"He [Jünger] writes a hard, lucid prose. Much of it leaves the reader with an impression of the author's imperturbable self-regard, of dandyism, of cold-bloodedness, and, finally, of banality. Yet the least promising passages will suddenly light up with flashes of aphoristic brilliance, and the most harrowing descriptions are alleviated by a yearning for human values in a dehumanized world. The diary is the perfect form for a man who combines such acute powers of observation with an anaesthetized sensibility."
"My own visit to Jünger five years ago was an odd experience. At eighty, he had snow-white hair but the bounce of a very active schoolboy. He had a light cackling laugh and tended to drift off if he was not the center of attention. [...] In answer to questions, he simply recited an excerpt from the diary, though occasionally he would rush to the filing cabinet and come back with some pièce justificative. One of these was a letter from his friend Henri de Montherlant, quoting a remark of Tolstoy: 'There is no point in visiting a great writer because he is incarnate in his works.' "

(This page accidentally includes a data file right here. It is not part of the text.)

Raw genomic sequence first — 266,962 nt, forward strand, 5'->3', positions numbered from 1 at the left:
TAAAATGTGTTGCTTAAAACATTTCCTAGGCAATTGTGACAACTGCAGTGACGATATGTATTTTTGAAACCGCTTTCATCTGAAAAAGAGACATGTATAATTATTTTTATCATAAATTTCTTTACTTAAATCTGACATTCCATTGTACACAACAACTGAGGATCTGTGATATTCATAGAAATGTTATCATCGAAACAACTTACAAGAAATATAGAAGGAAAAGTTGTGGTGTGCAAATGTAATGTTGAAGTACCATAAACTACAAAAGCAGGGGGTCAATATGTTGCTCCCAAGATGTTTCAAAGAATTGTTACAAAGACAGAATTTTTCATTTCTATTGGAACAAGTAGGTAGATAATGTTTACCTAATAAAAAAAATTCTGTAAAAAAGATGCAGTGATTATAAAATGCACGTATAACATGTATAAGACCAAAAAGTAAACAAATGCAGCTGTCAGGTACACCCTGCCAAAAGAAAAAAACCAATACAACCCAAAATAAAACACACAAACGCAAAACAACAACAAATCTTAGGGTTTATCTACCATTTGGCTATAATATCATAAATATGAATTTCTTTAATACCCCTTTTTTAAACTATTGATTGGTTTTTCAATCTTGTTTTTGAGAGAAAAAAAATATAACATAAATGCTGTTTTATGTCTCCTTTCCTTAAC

Bruce Chatwin, "An Aesthete at War", The New York Review of Books, vol. 28, No. 3·, March 5, 1981.
"Losing my passport was the least of my worries; losing a notebook was a catastrophe."